The Flying Fortress took its first step with its aforementioned maiden flight but next up were a series of competition runs with other manufacturers. The fly-out between Boeings model 299, Douglas’ DB1 and Martin Model 146 took place in August. This race to supply the military with a new bomber would be decided between these three aircraft and Boeing beat the competition with ease and won a contract of over 65 aircraft. Shortly after, during a second test flight, the aircraft crashed due to human error. To clarify, the crew had forgotten to disengage certain gust-locks on their tail controls which resulted in a stall after takeoff and sealed their fate. As a result, the contract with Boeing was cancelled and Douglas received an order for 130 of their aircraft.
Despite this setback, Boeing was back in the game with their slightly updated YB-17 aircraft and the first of 13 deliveries reached the USA Army Air Corps in mit to late 1937. After many test flights and the delivery of the 14th aircraft, the Y1B-17 (designation of the YB-17 from late 1937 on) aircraft were designated B-17 in 1939. From this moment on, the rise of the B-17 to the European skies could not been stopped, neither by German Flak, nor by Luftwaffe or Japanese kamikaze pilots.
After various changes to the airframe and its powerhouse, the four engines, the B-17F was stronger than ever. Additional changes to wider rotor blades further enhanced its flight characteristics. As a result, improvements of its defensive armament and crew capacity followed. B-17Fs featured 12 defensive machine guns and a crew of 10 modern self-sealing fuel tanks. Later F versions, not the Belle, however, had Toyko tanks for extended range. The modern and huge new dorsal fin replaced the original shark-style fin.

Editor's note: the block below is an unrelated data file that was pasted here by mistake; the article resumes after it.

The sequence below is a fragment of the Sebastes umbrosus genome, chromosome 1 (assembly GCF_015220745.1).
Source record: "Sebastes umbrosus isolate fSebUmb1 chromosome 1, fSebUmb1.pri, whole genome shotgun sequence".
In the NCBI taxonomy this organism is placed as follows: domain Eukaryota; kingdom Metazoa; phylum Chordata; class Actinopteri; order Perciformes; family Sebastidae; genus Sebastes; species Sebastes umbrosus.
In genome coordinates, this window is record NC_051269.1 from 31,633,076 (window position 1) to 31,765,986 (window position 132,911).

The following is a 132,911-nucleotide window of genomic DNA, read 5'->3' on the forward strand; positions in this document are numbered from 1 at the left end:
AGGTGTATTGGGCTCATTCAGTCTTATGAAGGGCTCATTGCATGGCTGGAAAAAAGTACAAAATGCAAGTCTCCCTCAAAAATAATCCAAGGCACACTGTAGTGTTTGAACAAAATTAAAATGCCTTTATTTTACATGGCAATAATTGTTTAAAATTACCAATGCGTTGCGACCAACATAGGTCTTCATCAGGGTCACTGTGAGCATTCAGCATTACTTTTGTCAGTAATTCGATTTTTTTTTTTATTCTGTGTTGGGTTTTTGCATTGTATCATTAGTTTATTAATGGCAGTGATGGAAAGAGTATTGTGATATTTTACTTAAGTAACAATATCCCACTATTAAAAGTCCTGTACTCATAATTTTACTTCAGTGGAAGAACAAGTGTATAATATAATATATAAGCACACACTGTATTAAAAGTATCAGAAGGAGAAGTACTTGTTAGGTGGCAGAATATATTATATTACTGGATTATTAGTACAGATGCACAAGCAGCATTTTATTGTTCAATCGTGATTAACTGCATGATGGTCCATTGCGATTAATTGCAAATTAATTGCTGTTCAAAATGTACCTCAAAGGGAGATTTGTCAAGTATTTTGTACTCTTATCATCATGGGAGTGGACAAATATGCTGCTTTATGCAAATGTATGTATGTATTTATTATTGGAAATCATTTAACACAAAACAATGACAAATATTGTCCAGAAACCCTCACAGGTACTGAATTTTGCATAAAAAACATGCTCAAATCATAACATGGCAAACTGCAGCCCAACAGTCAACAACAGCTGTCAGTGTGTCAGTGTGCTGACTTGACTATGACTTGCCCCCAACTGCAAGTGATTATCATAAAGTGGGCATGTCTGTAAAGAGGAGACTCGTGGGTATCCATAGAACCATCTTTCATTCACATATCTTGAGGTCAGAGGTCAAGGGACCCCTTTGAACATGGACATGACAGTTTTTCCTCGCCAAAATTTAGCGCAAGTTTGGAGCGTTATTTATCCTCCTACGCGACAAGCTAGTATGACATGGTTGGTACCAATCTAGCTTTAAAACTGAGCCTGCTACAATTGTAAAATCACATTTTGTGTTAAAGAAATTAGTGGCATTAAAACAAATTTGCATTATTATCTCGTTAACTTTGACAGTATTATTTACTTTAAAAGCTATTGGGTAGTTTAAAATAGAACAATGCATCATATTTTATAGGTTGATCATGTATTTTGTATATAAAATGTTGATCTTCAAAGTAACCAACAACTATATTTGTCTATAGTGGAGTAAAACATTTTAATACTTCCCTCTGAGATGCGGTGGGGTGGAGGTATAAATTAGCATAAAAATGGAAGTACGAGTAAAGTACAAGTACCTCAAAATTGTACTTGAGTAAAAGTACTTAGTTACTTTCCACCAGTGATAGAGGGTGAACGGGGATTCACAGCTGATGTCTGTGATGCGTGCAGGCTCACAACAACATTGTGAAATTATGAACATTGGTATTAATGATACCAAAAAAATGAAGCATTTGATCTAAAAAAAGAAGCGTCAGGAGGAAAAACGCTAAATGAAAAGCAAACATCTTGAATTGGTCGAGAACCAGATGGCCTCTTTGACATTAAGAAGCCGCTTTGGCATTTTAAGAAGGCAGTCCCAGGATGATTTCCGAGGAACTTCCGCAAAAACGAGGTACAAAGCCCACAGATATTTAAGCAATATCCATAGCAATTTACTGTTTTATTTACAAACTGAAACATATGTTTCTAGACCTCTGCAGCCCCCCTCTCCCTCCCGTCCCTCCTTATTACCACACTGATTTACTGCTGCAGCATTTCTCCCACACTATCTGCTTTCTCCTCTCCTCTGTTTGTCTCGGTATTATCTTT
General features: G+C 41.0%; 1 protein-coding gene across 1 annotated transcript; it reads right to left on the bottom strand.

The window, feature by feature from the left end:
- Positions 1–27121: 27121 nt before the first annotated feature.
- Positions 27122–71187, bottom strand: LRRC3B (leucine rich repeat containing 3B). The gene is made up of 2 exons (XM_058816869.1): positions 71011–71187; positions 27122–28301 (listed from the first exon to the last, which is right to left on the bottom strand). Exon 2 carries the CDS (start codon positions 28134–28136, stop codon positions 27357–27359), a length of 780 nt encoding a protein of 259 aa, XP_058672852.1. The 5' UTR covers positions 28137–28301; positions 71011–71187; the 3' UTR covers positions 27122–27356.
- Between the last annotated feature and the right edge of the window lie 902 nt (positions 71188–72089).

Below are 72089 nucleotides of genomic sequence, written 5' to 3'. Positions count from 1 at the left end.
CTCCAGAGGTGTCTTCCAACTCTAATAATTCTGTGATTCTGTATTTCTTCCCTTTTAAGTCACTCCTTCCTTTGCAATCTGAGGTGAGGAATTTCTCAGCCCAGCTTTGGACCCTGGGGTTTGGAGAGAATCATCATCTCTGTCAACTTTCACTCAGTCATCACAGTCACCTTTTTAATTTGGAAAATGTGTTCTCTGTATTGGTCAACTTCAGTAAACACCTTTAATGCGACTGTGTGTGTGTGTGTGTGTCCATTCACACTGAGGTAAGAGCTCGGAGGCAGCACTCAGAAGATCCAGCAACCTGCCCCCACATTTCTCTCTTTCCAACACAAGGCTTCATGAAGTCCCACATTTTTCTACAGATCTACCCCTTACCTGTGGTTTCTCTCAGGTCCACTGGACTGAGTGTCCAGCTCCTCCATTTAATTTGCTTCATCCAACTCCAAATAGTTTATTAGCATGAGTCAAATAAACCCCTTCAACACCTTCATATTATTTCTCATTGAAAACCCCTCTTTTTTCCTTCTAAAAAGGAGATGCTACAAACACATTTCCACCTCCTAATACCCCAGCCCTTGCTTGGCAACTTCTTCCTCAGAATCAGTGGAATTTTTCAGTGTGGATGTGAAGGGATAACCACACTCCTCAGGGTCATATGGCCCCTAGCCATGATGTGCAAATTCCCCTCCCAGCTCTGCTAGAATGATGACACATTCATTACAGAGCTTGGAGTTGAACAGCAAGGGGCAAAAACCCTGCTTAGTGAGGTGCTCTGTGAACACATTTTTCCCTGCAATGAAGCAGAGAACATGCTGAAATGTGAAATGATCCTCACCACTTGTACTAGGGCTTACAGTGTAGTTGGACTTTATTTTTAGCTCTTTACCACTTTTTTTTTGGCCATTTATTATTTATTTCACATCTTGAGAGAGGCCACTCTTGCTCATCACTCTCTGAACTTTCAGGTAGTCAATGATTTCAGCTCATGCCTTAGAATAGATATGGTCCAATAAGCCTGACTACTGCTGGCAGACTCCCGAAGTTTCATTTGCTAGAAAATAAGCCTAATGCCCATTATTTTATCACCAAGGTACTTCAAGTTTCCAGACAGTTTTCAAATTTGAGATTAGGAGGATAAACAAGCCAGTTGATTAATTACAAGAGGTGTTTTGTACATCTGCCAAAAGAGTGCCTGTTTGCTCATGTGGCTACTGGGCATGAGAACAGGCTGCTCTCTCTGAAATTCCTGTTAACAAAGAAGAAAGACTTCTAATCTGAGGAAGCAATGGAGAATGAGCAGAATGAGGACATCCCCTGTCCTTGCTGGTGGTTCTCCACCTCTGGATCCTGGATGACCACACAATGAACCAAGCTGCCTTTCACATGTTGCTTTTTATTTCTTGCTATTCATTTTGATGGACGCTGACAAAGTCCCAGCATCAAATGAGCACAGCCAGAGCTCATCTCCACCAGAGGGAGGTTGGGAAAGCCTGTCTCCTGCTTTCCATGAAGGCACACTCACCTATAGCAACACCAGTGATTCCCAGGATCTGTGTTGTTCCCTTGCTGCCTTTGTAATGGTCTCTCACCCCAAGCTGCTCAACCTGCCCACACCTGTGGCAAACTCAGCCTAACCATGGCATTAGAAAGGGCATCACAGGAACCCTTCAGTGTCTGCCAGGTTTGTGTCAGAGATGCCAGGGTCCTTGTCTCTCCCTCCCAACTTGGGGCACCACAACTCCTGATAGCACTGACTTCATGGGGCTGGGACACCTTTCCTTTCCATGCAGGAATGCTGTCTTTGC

B-17F Memphis Belle
In July 1942 the Memphis Belle came out of the Boeing Co plant as production number 3470. This iconic airplane is featured in the 1944 motion picture of William Wyler’s “A Story of a Flying Fortress”. The movie crews collected over 13 hours of film material, which has also helped recently with the restoration of the Memphis Belle in Dayton, Ohio.
B-17F Memphis Belle In-Box Review
Piotr Forkasiewicz‘s beautiful box art decorates the 47×28.5×8.5cm box, which in turn is full of sprues. The 305 parts of the kit make up the 23 sprues. Additionally, there is one little PE fret with 15 parts, decals for two different airplanes, the instructions and a poster of the box art. The poster can be purchased from the artist’s homepage by the way.
Before we dig into the box and comment on parts and detail, a few words upfront. Without a doubt, HK models wasted no resources on fancy pants interior extravaganza in this kit. Altogether this is totally fine, as we have aftermarket makers for this and most people will care most about the exterior, anyway. But, ISA Models is all about detail, so we will discuss the interior deficiencies in great detail, without criticizing the manufacturer. After all, the balance of price, detail and reasonability is great with this kit, in our opinion. As such, all discussions below are with this in mind. We will mention a lot of lacking detail, but the kit is truly great and awesome. Unquestionably 80% of the below-mentioned problems, will not be meaningful to most of us.
Sprues A1 and A2: The Fuselage Halves
The fuselage halves are nicely molded on the exterior and feature great details. All rivets are of great quality, and details such as the life raft cover sheets, the emergency life raft release door, camera bay cover and many more details are present.
The interior on the other hand lacks some details. This should be of no concern to most modelers, but for all super detailers, there are many things to pay attention to. With this in mind, major modifications might be needed, depending on the desired scope of detail and accuracy. Adding spars and adjusting circumference stiffeners, long. stiffeners and their size are some of them.
Sprues A3 and A4: The Nose Section
Just as the main fuselage parts, the nose section is full of exterior detail and rivets. It also shows great details in the interior and has some neatly molded parts added to it. Obviously, the stiffeners will need major reworking, as does the fire extinguisher and some other navigation equipment. However, this is a job only important to the super detailers, again. Admittedly, for all other folks, the model will make a great display, just as it is.
Sprues B1, B2, C1 and C2: The mighty wings